Hacker dress, food, habits, etc.: – HedgeMage Oct 16 '10 at 3:52

No. Programmers are no more a subculture than engineers, doctors, or lawyers. If professions were actually subcultures then the word wouldn't mean very much.

Let's look at the 6 criteria on the Wikipedia page:

1. through their often negative relations to work (as 'idle', 'parasitic', at play or at leisure, etc.);

This is obviously not the case. Most decent programmers work reasonably hard and enjoy it to some extent.

2. through their negative or ambivalent relation to class (since subcultures are not 'class-conscious' and don't conform to traditional class definitions);

Most programmers are middle-class, so this doesn't even really apply.

3. through their association with territory (the 'street', the 'hood, the club, etc.), rather than property;

Unless the internet counts as territory, I'd have to say no to this as well.

4. through their movement out of the home and into non-domestic forms of belonging (i.e. social groups other than the family);

A lot of programmers are on the anti-social side but again, and even the internet doesn't really apply here because everybody uses social networks now.

5. through their stylistic ties to excess and exaggeration (with some exceptions);

Most definitely not the case with programmers.

6. through their refusal of the banalities of ordinary life and massification.

Pretty much every programmer I know enjoys the casual comforts of beer, pizza, and computer games.

Verdict: No, programming isn't a subculture. It's a career. What you do for a living has very little to do with how your philosophy on society.

share|improve this answer
I like you answer but i´m going answer toy your answer with a different perspective. – Trufa Oct 16 '10 at 4:10
Those items were listed in the wikipedia article as defining characteristics of countercultures, not subcultures in general. – HedgeMage Oct 16 '10 at 22:33
@HedgeMage: You're incorrect. Read it again, particularly the very last sentence before the list. – Aaronaught Oct 17 '10 at 1:34
Aaronaught, my apologies you are correct: I seem to have skimmed past a sentence. – HedgeMage Oct 17 '10 at 5:10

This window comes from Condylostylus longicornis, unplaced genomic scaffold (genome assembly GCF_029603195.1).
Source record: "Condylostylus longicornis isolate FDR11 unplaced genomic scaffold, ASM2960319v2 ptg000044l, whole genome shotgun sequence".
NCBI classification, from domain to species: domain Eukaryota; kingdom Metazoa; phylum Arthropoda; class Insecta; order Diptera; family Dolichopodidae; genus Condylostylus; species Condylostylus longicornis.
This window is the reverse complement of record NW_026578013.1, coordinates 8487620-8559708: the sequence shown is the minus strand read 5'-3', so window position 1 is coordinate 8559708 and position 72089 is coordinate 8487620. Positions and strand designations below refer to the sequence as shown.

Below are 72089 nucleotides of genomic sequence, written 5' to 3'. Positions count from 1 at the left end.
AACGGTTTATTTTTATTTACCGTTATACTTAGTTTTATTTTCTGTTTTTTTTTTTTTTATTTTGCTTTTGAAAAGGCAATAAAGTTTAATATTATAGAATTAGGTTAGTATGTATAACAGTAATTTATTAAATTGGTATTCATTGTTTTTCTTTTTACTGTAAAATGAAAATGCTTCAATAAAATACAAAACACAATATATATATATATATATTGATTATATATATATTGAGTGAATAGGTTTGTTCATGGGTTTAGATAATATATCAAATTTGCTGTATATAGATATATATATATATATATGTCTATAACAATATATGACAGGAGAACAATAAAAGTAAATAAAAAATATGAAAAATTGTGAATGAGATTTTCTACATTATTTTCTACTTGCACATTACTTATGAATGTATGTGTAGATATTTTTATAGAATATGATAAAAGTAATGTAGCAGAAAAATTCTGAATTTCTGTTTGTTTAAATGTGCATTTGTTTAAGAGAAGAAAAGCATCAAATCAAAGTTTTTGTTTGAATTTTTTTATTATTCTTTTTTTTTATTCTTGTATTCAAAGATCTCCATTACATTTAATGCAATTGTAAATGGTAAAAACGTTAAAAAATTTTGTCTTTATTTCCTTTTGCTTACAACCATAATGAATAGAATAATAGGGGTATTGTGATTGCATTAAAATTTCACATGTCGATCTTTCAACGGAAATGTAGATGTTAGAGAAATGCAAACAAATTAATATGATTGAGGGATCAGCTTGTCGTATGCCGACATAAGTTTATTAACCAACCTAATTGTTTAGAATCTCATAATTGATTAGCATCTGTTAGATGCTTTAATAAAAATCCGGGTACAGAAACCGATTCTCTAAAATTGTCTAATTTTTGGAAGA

Well, it's almost 11pm on Friday. An I'm answering your question...

I think it's a subculture with a lot of members. Similar to the hippy/counter-culture movement in the late 60's.

share|improve this answer
good comparison!! sometimes this SE is addictive! – Trufa Oct 16 '10 at 2:58

Yes it can be. I've been involved in the demo scene in early 90s, building a diskmag called Imphobia talking about demos parties. The demo scene is defined like this:

The demoscene is a computer art subculture that specializes in producing demos, which are non-interactive audio-visual presentations that run in real-time on a computer. The main goal of a demo is to show off programming, artistic, and musical skills.

So yes I think programming is a subculture

share|improve this answer
What do you think about HedgeMedge answer that (I think) was basically saying that programming was too broad and too different peoples to be a subculture? – n1ckp Oct 23 '10 at 20:06
I did not write the quote above, however I actively participated to the demo scene, and I can confirm it is a cultural phenomenom – user2567 Oct 23 '10 at 20:14
Well demoscene is clearly a subculture, but that doesn't make programming in general a [sub]culture - in the same way hip-hop being a subculture doesn't make music in general a [sub]culture. – Peter Boughton Oct 23 '10 at 21:24

Maybe. I think there is programming culture such as famous programming figures. Not all programmers belong to it. It is also closely related to computer nerd culture.

share|improve this answer

Not the answer you're looking for? Browse other questions tagged or ask your own question.